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Notifications Are What’s Draining Your Battery, Not Open Apps

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Notifications Are What’s Draining Your Battery, Not Open Apps

We’ve all run into the trouble of keeping our smartphone’s battery preserved for as long as possible. Many people think that the apps themselves are what bogs down the battery and drains its charge, but we’re here to tell you that this is not the case. Instead, let’s determine what really drains your device’s battery.


The concept behind this idea seems to make sense. The app consumes power, and if it’s running in the background, it will continue to sap energy out of the device’s battery. Yet, the fact remains that this isn’t the case, and closing your apps does nothing to stem the flow of energy from your battery. Why is this? CNet explains:

When you leave an app, your phone actually pauses it in its current state. So, all of those apps that show up in your task manager aren’t actually draining your battery; they’re just frozen, sitting in your phone’s RAM, or memory. That way, the next time you launch it, you can pick up where you left off. When you kill an app, you’re actually taking it out of your phone’s memory, which means that the next time you launch it, your phone will have to do the work of putting it back in the RAM.

In other words, continuously killing all of your apps will only make more work for your device, and consume more energy in the long run. Leaving your apps running in the background is actually more energy-friendly than closing out of them, and reopening them, primarily because leaving them open has no effect on the battery’s power itself.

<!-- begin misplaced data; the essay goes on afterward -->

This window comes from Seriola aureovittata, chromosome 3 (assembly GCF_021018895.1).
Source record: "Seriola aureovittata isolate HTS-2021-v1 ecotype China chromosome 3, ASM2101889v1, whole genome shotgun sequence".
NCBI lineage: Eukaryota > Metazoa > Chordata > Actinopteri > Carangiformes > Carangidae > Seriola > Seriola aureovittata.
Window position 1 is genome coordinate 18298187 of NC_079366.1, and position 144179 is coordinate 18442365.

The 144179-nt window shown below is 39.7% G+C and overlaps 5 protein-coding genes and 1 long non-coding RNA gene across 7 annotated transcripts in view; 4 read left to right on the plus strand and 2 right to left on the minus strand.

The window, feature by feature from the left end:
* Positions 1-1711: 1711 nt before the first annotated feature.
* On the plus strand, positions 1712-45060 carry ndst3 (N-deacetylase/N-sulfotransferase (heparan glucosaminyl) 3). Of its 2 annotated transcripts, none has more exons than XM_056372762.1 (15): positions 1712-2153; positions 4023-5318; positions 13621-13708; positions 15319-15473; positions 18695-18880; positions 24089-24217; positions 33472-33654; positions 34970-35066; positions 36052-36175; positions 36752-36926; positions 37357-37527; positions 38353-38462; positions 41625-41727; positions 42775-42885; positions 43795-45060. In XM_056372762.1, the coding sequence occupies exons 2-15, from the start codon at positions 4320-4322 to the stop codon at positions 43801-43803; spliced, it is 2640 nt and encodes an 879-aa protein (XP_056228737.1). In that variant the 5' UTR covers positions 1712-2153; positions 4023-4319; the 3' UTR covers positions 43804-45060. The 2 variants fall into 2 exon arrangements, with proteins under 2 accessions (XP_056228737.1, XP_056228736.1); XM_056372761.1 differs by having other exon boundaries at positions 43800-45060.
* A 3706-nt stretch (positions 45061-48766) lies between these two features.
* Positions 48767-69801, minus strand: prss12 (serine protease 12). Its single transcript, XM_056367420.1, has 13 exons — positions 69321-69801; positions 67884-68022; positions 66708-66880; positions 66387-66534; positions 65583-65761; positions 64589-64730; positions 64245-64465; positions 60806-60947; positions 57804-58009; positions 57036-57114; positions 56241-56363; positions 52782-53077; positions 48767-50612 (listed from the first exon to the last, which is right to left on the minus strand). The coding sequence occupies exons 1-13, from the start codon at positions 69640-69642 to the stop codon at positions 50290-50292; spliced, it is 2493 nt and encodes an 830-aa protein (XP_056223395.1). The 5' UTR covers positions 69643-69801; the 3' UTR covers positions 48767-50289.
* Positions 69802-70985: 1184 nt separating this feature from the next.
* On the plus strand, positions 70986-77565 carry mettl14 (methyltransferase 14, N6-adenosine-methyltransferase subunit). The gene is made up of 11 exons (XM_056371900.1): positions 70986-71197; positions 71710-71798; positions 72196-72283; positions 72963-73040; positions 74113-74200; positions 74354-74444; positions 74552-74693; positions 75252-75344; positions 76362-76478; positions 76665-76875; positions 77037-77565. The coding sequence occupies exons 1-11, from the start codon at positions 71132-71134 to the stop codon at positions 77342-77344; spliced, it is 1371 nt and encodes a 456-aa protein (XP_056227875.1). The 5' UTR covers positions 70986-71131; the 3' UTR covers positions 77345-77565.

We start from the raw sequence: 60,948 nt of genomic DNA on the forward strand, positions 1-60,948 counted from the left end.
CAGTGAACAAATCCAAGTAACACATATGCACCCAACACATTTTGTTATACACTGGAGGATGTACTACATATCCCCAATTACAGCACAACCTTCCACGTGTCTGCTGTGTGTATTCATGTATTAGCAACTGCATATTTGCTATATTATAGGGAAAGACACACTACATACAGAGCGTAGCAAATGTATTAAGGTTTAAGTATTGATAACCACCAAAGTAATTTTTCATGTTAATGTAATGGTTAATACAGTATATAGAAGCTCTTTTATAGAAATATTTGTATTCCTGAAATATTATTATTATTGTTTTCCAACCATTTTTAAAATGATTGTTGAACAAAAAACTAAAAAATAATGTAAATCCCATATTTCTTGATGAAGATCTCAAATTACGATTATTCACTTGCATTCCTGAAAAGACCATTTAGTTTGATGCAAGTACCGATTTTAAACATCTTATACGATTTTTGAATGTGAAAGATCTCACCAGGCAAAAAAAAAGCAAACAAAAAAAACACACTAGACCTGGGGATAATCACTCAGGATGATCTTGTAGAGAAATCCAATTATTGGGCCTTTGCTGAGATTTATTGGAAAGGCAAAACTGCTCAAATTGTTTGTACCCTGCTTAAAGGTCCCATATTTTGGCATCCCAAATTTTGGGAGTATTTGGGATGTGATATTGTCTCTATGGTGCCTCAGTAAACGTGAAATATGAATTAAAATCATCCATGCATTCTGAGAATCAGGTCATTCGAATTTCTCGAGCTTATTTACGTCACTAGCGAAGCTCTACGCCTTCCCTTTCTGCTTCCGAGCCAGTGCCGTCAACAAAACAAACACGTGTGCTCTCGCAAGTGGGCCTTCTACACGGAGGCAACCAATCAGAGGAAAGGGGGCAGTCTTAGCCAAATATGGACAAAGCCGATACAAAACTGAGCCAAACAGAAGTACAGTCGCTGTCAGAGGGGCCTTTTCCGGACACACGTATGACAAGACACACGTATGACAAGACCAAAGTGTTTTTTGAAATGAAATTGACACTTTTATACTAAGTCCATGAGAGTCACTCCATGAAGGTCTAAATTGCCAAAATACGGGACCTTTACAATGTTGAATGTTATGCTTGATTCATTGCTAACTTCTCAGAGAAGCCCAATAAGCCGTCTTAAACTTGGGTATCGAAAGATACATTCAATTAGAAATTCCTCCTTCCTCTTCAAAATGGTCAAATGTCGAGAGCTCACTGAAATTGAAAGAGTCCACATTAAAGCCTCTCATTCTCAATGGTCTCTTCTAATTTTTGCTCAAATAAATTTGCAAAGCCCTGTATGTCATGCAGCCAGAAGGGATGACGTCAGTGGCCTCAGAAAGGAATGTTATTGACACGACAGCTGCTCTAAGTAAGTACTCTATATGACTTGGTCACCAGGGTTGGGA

Granted, there are other ways that your apps consume battery life. In order to check where most of your Android smartphone’s energy is being allocated, you can go to Settings > Battery.

You’ll see what percentage your apps are using. Even if they’re not actively being used by you, they’ll still push notifications to your phone if they’re set to do so. This is the main culprit for a drained battery, as is data usage. You can limit which notifications show up by going to your general notifications setting.

The process will vary depending on which device you’re using, but on the Samsung Galaxy S5, you can block specific notifications by going to Settings > Sound and notifications > Application notifications. Select the notification that you want to block, and you’ll be given the option to block it. Otherwise, you can control specific application notifications from within the application itself.

By keeping your apps open rather than closed, you’ll be able to keep the productivity going without closing out of your apps in an attempt to save battery life. You might be surprised by how much more energy your battery will have!

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